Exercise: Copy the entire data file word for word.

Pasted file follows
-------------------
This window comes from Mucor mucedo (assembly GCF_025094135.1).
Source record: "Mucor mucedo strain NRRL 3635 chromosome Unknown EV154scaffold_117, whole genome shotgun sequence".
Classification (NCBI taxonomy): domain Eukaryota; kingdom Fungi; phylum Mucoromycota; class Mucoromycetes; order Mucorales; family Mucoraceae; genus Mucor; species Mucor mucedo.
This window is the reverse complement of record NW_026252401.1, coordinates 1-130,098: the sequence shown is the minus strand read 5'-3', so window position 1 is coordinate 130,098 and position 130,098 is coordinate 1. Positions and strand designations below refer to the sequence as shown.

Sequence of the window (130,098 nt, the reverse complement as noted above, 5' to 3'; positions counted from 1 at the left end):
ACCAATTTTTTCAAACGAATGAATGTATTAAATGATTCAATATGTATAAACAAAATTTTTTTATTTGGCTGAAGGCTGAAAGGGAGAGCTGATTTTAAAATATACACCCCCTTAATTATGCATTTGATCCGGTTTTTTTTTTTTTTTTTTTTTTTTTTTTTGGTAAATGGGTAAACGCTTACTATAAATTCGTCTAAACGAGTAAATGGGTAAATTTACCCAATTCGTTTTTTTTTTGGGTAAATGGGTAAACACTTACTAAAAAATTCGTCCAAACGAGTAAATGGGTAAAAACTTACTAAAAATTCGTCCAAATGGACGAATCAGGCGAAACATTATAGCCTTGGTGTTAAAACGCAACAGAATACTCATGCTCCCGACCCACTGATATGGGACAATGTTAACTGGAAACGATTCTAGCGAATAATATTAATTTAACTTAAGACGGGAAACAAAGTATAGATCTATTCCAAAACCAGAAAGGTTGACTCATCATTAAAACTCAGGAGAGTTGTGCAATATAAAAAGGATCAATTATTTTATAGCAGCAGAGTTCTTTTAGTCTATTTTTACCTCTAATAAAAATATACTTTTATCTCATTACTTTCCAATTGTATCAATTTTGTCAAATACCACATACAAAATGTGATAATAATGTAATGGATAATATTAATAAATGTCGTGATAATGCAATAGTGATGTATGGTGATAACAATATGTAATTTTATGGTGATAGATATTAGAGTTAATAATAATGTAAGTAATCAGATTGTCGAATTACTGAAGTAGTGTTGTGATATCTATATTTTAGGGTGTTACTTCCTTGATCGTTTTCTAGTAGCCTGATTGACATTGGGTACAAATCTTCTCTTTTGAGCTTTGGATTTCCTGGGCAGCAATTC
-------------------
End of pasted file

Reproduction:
This window comes from Mucor mucedo (assembly GCF_025094135.1).
Source record: "Mucor mucedo strain NRRL 3635 chromosome Unknown EV154scaffold_117, whole genome shotgun sequence".
Classification (NCBI taxonomy): domain Eukaryota; kingdom Fungi; phylum Mucoromycota; class Mucoromycetes; order Mucorales; family Mucoraceae; genus Mucor; species Mucor mucedo.
This window is the reverse complement of record NW_026252401.1, coordinates 1-130,098: the sequence shown is the minus strand read 5'-3', so window position 1 is coordinate 130,098 and position 130,098 is coordinate 1. Positions and strand designations below refer to the sequence as shown.

Sequence of the window (130,098 nt, the reverse complement as noted above, 5' to 3'; positions counted from 1 at the left end):
ACCAATTTTTTCAAACGAATGAATGTATTAAATGATTCAATATGTATAAACAAAATTTTTTTATTTGGCTGAAGGCTGAAAGGGAGAGCTGATTTTAAAATATACACCCCCTTAATTATGCATTTGATCCGGTTTTTTTTTTTTTTTTTTTTTTTTTTTTTGGTAAATGGGTAAACGCTTACTATAAATTCGTCTAAACGAGTAAATGGGTAAATTTACCCAATTCGTTTTTTTTTTGGGTAAATGGGTAAACACTTACTAAAAAATTCGTCCAAACGAGTAAATGGGTAAAAACTTACTAAAAATTCGTCCAAATGGACGAATCAGGCGAAACATTATAGCCTTGGTGTTAAAACGCAACAGAATACTCATGCTCCCGACCCACTGATATGGGACAATGTTAACTGGAAACGATTCTAGCGAATAATATTAATTTAACTTAAGACGGGAAACAAAGTATAGATCTATTCCAAAACCAGAAAGGTTGACTCATCATTAAAACTCAGGAGAGTTGTGCAATATAAAAAGGATCAATTATTTTATAGCAGCAGAGTTCTTTTAGTCTATTTTTACCTCTAATAAAAATATACTTTTATCTCATTACTTTCCAATTGTATCAATTTTGTCAAATACCACATACAAAATGTGATAATAATGTAATGGATAATATTAATAAATGTCGTGATAATGCAATAGTGATGTATGGTGATAACAATATGTAATTTTATGGTGATAGATATTAGAGTTAATAATAATGTAAGTAATCAGATTGTCGAATTACTGAAGTAGTGTTGTGATATCTATATTTTAGGGTGTTACTTCCTTGATCGTTTTCTAGTAGCCTGATTGACATTGGGTACAAATCTTCTCTTTTGAGCTTTGGATTTCCTGGGCAGCAATTC